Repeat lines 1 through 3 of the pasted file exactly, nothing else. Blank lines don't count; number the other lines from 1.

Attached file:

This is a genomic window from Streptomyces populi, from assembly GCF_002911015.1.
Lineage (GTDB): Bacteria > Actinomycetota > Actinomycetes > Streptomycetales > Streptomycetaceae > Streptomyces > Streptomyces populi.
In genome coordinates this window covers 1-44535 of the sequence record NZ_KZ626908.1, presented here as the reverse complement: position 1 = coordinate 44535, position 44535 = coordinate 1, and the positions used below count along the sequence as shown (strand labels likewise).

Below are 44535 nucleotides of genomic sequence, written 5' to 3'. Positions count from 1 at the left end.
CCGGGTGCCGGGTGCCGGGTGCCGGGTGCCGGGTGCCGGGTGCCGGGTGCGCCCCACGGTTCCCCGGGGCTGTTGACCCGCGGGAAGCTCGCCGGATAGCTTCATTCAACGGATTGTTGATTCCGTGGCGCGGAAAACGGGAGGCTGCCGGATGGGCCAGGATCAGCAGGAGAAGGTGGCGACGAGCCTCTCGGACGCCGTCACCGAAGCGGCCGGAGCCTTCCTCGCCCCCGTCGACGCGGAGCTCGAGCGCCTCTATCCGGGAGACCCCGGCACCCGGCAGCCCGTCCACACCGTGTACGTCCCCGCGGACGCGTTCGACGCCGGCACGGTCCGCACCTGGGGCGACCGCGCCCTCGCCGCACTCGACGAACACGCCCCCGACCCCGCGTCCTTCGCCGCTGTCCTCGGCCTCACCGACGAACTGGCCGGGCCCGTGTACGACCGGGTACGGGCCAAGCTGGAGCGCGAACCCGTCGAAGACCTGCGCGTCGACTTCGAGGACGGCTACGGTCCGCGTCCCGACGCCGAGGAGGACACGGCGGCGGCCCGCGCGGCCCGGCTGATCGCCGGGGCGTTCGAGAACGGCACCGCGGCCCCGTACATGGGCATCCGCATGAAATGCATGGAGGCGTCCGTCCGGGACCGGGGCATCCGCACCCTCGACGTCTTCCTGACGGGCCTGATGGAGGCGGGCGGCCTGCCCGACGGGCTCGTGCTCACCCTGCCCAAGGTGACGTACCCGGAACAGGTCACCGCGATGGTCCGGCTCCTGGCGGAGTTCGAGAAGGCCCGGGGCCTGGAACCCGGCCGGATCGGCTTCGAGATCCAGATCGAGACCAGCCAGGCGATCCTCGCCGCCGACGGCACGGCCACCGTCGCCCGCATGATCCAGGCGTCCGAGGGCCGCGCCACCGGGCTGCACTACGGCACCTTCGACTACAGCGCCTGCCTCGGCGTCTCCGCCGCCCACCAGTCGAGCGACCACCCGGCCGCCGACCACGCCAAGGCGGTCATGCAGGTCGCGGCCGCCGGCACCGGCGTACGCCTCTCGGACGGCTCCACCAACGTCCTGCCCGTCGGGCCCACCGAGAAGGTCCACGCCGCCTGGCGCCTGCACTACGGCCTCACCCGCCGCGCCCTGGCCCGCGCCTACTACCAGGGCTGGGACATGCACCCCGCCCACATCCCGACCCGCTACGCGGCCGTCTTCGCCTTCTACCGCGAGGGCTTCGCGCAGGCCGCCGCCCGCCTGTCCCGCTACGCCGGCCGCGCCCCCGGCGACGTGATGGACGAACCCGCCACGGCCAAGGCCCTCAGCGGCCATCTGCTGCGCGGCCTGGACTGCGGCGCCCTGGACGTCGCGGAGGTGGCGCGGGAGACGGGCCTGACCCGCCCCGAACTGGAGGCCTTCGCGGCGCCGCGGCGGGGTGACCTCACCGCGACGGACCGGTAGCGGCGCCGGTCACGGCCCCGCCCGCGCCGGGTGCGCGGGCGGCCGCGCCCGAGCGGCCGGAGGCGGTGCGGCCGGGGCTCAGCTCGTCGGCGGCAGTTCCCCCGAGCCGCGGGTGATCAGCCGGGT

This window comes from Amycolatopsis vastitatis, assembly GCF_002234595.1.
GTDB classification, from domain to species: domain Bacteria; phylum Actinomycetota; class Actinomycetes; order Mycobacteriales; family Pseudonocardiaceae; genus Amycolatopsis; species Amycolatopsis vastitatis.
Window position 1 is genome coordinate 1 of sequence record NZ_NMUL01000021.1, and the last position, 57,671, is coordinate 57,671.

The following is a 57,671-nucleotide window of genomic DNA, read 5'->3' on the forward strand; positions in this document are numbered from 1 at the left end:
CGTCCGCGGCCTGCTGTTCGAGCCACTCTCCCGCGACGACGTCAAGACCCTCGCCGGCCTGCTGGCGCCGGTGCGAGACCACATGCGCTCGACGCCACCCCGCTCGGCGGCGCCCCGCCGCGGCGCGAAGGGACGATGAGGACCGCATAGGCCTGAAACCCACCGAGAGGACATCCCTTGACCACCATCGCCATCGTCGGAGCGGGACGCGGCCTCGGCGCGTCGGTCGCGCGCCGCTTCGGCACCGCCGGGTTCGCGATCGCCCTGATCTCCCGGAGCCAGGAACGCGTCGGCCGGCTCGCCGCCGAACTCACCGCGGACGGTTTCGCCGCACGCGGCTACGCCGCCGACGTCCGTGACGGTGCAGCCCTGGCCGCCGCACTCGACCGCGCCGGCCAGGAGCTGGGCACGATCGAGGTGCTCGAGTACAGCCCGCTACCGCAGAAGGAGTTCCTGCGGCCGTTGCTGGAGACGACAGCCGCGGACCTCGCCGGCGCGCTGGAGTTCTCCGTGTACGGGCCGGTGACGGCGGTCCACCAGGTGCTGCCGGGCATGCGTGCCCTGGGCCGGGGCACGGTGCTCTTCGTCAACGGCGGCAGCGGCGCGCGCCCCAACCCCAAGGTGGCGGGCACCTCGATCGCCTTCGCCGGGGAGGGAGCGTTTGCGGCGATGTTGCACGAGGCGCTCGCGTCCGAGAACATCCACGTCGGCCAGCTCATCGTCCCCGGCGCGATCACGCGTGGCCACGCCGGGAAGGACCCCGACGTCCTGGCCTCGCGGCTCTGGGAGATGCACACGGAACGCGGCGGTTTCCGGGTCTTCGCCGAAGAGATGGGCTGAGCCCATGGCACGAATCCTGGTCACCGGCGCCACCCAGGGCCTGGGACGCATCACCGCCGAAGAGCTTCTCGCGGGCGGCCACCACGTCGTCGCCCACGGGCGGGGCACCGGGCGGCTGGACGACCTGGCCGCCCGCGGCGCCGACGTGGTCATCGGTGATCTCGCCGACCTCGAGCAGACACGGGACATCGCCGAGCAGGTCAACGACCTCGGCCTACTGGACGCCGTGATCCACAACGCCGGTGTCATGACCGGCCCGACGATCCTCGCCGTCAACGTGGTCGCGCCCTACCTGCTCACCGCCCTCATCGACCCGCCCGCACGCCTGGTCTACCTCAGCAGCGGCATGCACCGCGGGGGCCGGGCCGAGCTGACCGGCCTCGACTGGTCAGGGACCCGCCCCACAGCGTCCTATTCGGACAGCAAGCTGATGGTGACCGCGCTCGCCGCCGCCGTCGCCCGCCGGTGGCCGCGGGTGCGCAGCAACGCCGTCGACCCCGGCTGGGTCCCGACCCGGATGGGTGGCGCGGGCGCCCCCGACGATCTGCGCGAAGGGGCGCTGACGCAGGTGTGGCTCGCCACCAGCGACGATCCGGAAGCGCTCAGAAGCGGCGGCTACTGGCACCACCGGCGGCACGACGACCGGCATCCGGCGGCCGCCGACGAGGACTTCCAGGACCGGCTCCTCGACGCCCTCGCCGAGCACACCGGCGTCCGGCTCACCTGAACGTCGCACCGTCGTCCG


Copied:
This is a genomic window from Streptomyces populi, from assembly GCF_002911015.1.
Lineage (GTDB): Bacteria > Actinomycetota > Actinomycetes > Streptomycetales > Streptomycetaceae > Streptomyces > Streptomyces populi.
In genome coordinates this window covers 1-44535 of the sequence record NZ_KZ626908.1, presented here as the reverse complement: position 1 = coordinate 44535, position 44535 = coordinate 1, and the positions used below count along the sequence as shown (strand labels likewise).